Smart Hospital: Ready for the Paradigm Shift

  • Smart Hospital Image

Anyone interested in modern, digital-friendly hospital management concepts cannot overlook the Essen University Hospital. In 2015, the hospital had already begun its process of transforming into a “smart hospital.” In a conversation with VIEW, Prof. Dr. Jochen A. Werner, medical director and chairman of University Medicine Essen, explains what is meant by the concept and what the practical implementation looks like.

Professor Werner, how do you define “smart hospital”? 

We consider the smart hospital project to be the response to the greatest process of change in the history of medicine – digitization, but also the increasingly limited possibilities of the state health systems due to demographic change. Already in 2015, we initiated this process of transformation into the hospital of the future with a comprehensive business and medical strategy. 

Professor Jochen A. Werner
"The smart hospital is the control platform as well as the networked, open-information backbone of the healthcare system. It is in the center of the medical value-added chain and is supplemented by integrated or downstream treatment and rehabilitation facilities. It is not the walls of a hospital but instead the health and illness history of patients which defines the sphere of influence – the patient is taken care of and accompanied throughout all phases of life."

Prof. Dr. Jochen A. Werner

Medical director and chairman of University Medicine Essen

These efforts towards permanent maintenance of health, or at least the earliest possible detection of diseases, is a paradigm shift in comparison to the still largely predominant function of a hospital as a “repair shop.” Moreover, this hospital of the future, which is currently being developed in Essen, is also an important contribution to the structural changes in the Ruhr metropolitan area where the healthcare industry is increasingly replacing the old industries such as coal and steel and creating future-proof jobs. 

What is the philosophy behind the smart hospital? 

There is essentially only one predominant philosophy behind the smart hospital: to resolutely focus on people and put the well-being of patients and their families, but also that of our employees at the forefront of all of our efforts. This sounds trivial at first, but it is a major challenge, because traditional structures and processes in the healthcare system and also in the hospital often only focus on themselves and sometimes lose sight of the actual objective. Digitization must explicitly serve people. Only then it will be a pioneer for humane medicine.

What are the ingredients needed to become a smart hospital? How are these used and implemented in the hospital? 

The smart hospital project is a comprehensive and challenging change process because it transforms a traditional university hospital into a digitized organization which is focused on patients and employees. For this, we need not only a modern IT structure, our electronic patient files or an increasing use of artificial intelligence – above all, we need courage, determination, new ways of thinking, and changes in our dealings with one another.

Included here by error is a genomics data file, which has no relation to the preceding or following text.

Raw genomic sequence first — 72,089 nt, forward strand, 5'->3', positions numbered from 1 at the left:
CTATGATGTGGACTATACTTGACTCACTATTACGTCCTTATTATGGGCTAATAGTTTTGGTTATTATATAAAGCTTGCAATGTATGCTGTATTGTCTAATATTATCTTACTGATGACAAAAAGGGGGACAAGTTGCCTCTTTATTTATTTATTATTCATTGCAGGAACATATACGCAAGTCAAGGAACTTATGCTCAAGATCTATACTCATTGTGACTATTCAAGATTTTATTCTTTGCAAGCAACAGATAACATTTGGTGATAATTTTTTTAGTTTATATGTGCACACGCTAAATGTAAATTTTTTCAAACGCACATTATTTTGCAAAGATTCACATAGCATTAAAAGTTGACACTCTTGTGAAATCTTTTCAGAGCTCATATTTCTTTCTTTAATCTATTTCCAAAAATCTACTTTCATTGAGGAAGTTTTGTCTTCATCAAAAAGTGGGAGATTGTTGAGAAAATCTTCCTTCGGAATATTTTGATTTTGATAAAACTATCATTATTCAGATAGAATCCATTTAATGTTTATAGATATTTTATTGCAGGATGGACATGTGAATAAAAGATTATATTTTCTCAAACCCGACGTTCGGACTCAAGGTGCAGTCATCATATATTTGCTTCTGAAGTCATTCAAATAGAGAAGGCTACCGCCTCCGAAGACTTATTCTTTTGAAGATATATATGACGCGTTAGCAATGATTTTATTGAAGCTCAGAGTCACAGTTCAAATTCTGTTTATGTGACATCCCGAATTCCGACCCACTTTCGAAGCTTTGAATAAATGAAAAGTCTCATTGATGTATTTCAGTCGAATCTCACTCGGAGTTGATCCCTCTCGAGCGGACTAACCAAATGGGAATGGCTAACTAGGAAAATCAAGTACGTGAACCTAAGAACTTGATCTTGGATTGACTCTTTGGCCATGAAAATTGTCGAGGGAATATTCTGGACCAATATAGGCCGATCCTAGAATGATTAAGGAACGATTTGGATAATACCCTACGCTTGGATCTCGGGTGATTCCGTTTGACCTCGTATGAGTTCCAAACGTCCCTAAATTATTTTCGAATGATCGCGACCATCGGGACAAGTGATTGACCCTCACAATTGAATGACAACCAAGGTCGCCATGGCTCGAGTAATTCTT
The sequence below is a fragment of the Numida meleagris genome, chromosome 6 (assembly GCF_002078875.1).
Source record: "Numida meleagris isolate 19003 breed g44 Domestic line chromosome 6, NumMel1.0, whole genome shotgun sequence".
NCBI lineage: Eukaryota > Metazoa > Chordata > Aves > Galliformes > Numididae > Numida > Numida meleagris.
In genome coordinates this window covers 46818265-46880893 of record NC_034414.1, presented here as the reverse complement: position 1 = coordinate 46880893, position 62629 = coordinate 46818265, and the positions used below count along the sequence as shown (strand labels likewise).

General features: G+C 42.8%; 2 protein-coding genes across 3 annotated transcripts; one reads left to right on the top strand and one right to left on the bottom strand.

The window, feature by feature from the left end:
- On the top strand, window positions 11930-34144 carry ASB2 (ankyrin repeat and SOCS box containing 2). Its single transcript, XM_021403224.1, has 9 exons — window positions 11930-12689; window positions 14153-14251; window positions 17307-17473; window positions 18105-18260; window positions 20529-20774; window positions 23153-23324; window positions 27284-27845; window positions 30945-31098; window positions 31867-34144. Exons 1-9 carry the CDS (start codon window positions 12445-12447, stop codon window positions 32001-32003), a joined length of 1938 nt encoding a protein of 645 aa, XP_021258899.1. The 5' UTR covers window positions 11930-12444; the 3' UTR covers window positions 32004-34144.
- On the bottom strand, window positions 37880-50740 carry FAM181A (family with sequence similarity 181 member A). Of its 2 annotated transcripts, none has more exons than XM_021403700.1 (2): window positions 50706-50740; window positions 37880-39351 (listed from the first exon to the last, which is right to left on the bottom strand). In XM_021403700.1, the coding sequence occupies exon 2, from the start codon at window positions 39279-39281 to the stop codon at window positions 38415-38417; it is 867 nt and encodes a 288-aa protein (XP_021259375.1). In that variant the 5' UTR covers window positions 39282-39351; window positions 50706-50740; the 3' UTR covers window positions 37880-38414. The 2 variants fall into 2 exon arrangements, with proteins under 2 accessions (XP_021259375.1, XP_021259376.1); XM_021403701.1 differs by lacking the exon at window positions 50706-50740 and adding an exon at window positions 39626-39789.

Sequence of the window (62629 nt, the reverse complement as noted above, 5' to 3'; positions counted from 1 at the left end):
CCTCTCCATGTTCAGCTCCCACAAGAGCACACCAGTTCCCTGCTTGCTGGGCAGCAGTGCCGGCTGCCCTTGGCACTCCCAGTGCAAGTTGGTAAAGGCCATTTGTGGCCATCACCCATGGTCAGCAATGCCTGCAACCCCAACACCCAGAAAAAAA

Medicine has to change from within in order to shape this major clinical and societal transformation positively for everyone involved. As a result, our entire medical and corporate strategy is also oriented towards this vision, starting with the hiring and training of digital AND medical talent, the staffing of hospital directors and additional management positions, and extending to investments in medical equipment and infrastructure. Ultimately, the aim is to take our employees on this path, to keep them fully informed and involved, and gain them as supporters. 

Which processes must change on the path to becoming a smart hospital?

The established hierarchical and communication patterns above all have to be reconsidered and redesigned. We must move from a university-oriented, authoritative, sharply hierarchical structure to an open and respectful dialogue with all occupational and functional groups. This is without a doubt the greatest challenge. The processes in the hospital must consolidate around people and their needs. 

The nation’s first “Institute for Patient Experience” here at the University Medicine Essen serves this purpose. Its task is to analyze and optimize all internal processes with the goal of sustainably improving the welfare of patients. At the same time, the employees’ working environment must be improved. It is precisely this point which is wrongly often forgotten in the discussion of the perspectives of digitized medicine – digitization offers hospital employees in particular a great opportunity to be relieved from duties away from the patient, such as documentation, and to have more time for the patient as a result.

What benefit does a smart hospital have for the patient? What benefit for the healthcare system? 

First of all, the chance to harness the new opportunities created in digitization for the patient, especially in the case of complex clinical pictures. To do this, we are in particular utilizing major advancements in the field of diagnostics. And finally, the smart hospital, as a digitized control unit with open information on all sides in the center of the state healthcare system, also fulfills an important health policy function. It is closely intertwined with all upstream and downstream medical services, private-practice physicians, rehabilitation facilities as well as pharmacies and it thus minimizes the inefficiencies in the system and makes boundaries between various sectors noticeably more open. In this respect, the smart hospital not only has a major benefit for the patients and employees of a hospital, but also for the healthcare system overall.